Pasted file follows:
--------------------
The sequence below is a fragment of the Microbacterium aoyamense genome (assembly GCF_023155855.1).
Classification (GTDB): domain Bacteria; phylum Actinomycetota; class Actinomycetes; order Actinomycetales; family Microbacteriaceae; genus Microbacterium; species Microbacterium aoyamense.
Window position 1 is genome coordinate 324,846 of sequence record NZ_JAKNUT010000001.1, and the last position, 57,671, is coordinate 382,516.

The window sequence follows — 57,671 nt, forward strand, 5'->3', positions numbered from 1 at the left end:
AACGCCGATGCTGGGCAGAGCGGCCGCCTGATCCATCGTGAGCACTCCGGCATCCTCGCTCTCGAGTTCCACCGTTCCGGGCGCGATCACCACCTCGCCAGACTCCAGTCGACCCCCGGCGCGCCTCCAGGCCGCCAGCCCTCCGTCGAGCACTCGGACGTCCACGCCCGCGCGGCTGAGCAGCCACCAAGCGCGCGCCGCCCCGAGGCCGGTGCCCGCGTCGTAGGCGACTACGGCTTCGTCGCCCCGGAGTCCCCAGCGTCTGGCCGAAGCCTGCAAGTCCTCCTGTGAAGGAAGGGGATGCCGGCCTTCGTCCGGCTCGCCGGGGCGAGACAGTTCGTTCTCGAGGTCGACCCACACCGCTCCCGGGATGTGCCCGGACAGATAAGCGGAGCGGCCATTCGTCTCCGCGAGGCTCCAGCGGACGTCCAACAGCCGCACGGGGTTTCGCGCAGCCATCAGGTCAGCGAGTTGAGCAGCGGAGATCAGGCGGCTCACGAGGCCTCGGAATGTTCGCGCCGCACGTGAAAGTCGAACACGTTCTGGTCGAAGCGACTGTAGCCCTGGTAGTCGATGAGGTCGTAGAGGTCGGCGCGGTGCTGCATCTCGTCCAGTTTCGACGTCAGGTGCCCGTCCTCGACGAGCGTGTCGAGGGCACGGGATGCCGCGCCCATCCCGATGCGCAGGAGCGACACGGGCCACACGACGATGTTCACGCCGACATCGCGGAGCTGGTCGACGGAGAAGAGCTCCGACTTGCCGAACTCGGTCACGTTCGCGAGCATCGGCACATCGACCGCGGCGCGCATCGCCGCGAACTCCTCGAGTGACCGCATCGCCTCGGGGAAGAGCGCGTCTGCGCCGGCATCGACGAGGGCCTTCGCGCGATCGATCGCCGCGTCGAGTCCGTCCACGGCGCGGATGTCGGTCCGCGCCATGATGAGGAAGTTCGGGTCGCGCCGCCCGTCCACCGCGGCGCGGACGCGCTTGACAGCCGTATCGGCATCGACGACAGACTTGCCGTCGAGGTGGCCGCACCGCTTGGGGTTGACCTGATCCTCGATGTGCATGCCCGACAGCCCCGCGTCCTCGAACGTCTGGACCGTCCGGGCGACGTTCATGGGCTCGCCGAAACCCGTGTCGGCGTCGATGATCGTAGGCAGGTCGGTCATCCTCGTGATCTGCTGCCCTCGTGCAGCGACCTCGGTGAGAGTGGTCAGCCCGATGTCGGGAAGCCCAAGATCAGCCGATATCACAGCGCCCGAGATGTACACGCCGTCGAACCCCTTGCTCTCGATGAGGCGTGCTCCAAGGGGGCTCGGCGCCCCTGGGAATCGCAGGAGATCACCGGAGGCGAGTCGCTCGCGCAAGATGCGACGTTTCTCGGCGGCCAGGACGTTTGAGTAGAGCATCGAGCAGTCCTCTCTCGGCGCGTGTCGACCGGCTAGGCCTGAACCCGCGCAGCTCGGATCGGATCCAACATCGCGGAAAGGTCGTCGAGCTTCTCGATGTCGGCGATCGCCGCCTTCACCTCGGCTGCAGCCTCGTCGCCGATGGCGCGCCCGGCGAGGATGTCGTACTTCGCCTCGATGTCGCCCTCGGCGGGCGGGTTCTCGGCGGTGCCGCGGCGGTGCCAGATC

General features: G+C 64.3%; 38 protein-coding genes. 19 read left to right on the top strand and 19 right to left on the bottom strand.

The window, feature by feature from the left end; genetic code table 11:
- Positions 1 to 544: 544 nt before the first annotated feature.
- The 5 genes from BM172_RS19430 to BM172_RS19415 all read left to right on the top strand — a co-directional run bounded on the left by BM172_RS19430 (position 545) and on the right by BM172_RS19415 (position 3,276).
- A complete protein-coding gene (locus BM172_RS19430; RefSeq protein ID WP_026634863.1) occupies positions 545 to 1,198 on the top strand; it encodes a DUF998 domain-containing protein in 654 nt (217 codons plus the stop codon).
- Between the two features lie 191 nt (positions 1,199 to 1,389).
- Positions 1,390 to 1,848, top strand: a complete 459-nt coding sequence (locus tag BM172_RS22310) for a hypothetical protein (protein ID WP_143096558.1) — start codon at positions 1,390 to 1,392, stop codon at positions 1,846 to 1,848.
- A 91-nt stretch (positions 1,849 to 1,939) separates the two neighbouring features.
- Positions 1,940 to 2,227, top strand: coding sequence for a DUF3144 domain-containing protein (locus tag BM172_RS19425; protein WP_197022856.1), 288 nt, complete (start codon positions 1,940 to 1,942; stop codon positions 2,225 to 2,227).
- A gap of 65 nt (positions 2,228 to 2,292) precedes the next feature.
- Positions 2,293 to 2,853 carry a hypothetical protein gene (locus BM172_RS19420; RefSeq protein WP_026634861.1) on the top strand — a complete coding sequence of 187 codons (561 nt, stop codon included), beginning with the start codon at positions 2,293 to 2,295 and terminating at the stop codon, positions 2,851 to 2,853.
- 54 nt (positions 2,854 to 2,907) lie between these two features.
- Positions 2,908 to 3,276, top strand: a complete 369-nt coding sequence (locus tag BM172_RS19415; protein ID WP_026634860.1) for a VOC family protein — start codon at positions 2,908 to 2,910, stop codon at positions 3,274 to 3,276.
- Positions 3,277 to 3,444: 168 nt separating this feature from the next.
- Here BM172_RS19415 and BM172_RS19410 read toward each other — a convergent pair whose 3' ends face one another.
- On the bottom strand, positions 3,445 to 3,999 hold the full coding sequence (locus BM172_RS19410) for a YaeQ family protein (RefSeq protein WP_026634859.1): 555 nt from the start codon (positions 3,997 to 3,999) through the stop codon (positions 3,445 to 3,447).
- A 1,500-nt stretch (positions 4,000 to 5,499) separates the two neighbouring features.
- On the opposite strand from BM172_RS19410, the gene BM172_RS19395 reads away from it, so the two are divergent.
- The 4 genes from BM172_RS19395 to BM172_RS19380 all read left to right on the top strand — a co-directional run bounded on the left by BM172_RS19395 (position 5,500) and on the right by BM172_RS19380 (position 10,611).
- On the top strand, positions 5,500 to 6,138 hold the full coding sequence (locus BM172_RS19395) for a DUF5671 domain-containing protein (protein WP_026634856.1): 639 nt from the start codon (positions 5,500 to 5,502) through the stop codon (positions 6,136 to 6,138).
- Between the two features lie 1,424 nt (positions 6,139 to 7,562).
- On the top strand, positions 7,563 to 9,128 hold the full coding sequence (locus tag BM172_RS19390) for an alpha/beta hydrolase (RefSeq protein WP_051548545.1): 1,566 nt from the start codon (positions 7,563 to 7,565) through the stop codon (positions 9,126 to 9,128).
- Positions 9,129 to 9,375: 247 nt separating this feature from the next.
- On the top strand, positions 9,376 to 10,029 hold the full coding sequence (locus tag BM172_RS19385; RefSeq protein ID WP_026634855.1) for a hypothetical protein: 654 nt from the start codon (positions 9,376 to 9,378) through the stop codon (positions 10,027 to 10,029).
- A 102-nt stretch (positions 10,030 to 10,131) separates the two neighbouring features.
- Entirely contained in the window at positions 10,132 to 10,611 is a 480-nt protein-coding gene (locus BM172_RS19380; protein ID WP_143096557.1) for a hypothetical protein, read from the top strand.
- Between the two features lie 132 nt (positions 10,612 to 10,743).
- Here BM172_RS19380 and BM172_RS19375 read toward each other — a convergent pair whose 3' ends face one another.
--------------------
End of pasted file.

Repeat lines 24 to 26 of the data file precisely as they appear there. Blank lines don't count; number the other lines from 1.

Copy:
- The 4 genes from BM172_RS19395 to BM172_RS19380 all read left to right on the top strand — a co-directional run bounded on the left by BM172_RS19395 (position 5,500) and on the right by BM172_RS19380 (position 10,611).
- On the top strand, positions 5,500 to 6,138 hold the full coding sequence (locus BM172_RS19395) for a DUF5671 domain-containing protein (protein WP_026634856.1): 639 nt from the start codon (positions 5,500 to 5,502) through the stop codon (positions 6,136 to 6,138).
- Between the two features lie 1,424 nt (positions 6,139 to 7,562).